Psychiatrists who are contacted as part of government security-clearance
background checks on current or former patients now have an APA document to
guide them following approval in June of a resource document by the Joint
The guidelines were requested by officials at the Defense Personnel
Security Research and Education Center (PERSEREC), a government agency whose
mission is to improve government and industry personnel-security procedures.
The agency has requested similar guidelines from the American Psychological
Association and has shared APA's guidelines with that organization.
"PERSEREC came to APA because many psychiatrists were not cooperating
with background checks or understanding how to cooperate," said Steven
Hoge, M.D., a member of APA's Council on Psychiatry and Law, which developed
The guidelines outline the approach and aims of federal security checks in
general and the specific steps such investigations follow. It also indicates
what information investigators may request from psychiatrists and suggests
what disclosures are appropriate.
Investigators seek out psychiatrists who have treated security-clearance
applicants and ask an established set of questions aimed at understanding the
scope of illness and the effectiveness of treatment provided. Psychiatrists
are not obligated to perform "any additional evaluation or specialized
assessment as part of the security investigation," the guidelines point
All discussions with investigators should begin with psychiatrists
obtaining one of two federal authorization forms signed by the applicant,
according to the guidelines. Psychiatrists should discuss the evaluation with
current patients to make sure they understand the ramifications of the release
they have signed and review the responses the physician plans to give
investigators. This step is especially important in cases in which a
psychiatrist is concerned the patient is at risk for impaired judgment or
violence—red flags in the background checks.
The background checks may not affect many psychiatrists outside of areas
with many federal or military workers but they can impact many within such
regions. Millions of Americans require security clearances as part of their
jobs in the government, the telecommunications industry, and financial
institutions, and nearly 1 million clearance requests are initiated each year,
according to the federal Office of Personnel Management. The expansion of
defense-related industries in recent years has led to a backlog of several
thousand security clearances.
The federal guidelines on background searches specify that no negative
inference is to be drawn solely from the fact that an employee or potential
employee has sought mental health care. Even the presence of major psychiatric
conditions does not prevent applicants from clearing the background check if
their condition is "readily controllable" and they have adhered to
the prescribed treatment regimen.
Brian Crowley, M.D., a Washington D.C., forensic psychiatrist who has
participated in security investigations for about 30 years, said he views his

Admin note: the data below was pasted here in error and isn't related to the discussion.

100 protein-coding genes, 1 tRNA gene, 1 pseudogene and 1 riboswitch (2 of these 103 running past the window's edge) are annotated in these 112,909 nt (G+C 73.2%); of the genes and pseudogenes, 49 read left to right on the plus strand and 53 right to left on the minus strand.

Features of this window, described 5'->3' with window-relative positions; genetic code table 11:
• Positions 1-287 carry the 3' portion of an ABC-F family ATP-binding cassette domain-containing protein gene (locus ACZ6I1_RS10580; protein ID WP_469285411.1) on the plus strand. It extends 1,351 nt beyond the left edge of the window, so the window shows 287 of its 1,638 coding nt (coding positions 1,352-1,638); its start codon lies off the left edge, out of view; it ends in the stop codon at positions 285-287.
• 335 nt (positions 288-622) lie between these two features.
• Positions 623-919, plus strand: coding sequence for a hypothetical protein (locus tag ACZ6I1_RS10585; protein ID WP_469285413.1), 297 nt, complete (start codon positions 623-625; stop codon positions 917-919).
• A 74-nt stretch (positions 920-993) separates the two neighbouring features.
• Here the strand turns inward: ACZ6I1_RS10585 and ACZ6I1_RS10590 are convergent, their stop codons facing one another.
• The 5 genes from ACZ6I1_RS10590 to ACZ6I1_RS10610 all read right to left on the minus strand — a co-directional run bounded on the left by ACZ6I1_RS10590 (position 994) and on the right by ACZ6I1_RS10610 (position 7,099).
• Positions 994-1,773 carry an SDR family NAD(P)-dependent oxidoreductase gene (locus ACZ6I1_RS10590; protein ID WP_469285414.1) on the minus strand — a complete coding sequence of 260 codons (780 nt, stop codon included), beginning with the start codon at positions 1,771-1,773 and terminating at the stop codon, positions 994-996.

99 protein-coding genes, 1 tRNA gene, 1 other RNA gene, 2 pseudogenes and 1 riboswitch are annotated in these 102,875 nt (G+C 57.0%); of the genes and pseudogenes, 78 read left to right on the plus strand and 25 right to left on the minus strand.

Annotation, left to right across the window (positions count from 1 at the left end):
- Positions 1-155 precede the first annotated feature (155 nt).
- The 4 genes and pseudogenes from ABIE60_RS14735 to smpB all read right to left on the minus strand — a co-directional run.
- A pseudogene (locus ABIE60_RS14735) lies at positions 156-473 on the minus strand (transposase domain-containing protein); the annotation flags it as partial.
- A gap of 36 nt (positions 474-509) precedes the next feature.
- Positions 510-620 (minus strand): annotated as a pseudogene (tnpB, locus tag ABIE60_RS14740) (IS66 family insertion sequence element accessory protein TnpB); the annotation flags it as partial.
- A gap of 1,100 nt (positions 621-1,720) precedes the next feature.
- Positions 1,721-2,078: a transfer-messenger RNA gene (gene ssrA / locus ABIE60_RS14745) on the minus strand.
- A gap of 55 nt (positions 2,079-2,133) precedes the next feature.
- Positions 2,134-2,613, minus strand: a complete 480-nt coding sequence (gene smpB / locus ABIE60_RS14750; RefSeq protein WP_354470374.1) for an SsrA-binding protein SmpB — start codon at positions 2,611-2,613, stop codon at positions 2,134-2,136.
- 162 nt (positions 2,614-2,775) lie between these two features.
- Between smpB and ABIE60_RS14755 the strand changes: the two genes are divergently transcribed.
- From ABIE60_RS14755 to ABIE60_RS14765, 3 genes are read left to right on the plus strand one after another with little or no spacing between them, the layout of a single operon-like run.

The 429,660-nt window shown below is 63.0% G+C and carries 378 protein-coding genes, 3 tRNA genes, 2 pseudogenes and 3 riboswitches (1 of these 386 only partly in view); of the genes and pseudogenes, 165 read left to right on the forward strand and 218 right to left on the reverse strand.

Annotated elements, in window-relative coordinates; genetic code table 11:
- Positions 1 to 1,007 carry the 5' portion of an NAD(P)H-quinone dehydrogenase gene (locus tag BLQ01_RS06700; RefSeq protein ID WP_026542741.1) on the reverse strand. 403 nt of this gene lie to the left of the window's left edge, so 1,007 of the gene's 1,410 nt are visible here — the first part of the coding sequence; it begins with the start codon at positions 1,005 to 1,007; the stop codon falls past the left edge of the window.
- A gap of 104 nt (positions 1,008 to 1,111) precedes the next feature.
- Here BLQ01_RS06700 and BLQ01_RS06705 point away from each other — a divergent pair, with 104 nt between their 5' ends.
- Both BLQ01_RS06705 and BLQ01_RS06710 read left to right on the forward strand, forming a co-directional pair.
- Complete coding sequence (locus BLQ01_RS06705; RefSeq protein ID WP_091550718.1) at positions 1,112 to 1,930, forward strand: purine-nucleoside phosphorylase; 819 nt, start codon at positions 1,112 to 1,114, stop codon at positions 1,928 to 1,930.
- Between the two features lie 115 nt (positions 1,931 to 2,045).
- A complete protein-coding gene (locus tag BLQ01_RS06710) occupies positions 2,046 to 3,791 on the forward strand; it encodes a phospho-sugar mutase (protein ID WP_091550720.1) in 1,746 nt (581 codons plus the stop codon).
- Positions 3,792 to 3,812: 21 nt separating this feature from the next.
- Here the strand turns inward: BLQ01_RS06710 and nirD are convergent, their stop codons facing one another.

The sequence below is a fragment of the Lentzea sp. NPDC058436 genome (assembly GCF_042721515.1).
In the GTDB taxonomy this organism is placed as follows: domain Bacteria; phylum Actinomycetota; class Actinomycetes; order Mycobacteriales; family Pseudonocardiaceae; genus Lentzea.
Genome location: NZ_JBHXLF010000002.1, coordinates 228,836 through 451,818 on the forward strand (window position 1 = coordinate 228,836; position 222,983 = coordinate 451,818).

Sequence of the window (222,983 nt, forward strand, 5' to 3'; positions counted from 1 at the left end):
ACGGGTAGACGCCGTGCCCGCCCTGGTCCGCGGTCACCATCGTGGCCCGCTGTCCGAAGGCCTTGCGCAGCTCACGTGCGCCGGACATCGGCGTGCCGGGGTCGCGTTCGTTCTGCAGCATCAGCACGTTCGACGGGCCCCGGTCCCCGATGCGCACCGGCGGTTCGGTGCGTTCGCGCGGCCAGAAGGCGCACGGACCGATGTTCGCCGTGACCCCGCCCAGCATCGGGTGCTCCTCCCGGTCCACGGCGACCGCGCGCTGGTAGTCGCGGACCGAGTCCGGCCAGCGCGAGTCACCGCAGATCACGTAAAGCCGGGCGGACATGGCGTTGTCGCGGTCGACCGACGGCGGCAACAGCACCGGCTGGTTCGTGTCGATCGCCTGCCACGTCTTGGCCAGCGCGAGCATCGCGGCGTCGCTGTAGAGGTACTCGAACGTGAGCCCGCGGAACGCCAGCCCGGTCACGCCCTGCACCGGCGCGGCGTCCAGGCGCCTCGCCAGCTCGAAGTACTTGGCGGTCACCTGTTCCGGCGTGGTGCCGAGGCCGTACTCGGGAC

role as providing a service requested and approved by his current or former
"I may want to discuss it with current patients to make sure they
understand the ramifications of what they are approving, but it has been a
routine part of my practice, and I've never found the investigators are
embarking upon a fishing expedition," Crowley said.
It is important, he added, that psychiatrists emphasize that their
assessments of a patient's abilities to safeguard security are limited to the
timeframe that the patient was under their care. Psychiatrists contacted to
assess former patients should specify their views only apply to their
understanding of the patient at the time of care.
The APA Council on Psychiatry and Law sought the views of many members
through forums at various APA meetings, and some psychiatrists expressed
reservations with the appropriateness of their involvement with such
"Some wanted the security checkers to check these [applicants' mental
stability] themselves," Hoge said, about psychiatrists concerned with
the fact that their treatment of a patient never focused on the patient's
trustworthiness or other questions raised by investigators.
The guidelines attempt to reflect this concern by specifying that
psychiatrists who are unable or unwilling to provide the sought-after
clearance information should not automatically respond to the questions of
Investigators arrange for a "specialized mental health
evaluation" when psychiatrists are unable to answer their questions or
when they receive responses of "no opinion."
Conversely, psychiatrists who choose to participate in investigations
authorized by their patients should provide information and judgments to
investigators that fall within the authorized disclosures. The guidelines
emphasize that it is inappropriate for psychiatrists to negotiate with
patients over what opinions they will disclose to investigators. However,
before talking to investigators it would be appropriate for psychiatrists to
discuss with their patient what central aspects of their condition would be
disclosed and whether more peripheral details should be disclosed.
"We try to be very clear in these guidelines and prevent
psychiatrists from feeling like they are out on a limb when responding to
these investigations," Hoge said.
The resource document "Psychiatrists' Responses to Requests
for Psychiatric Information in Federal Personnel Investigations" is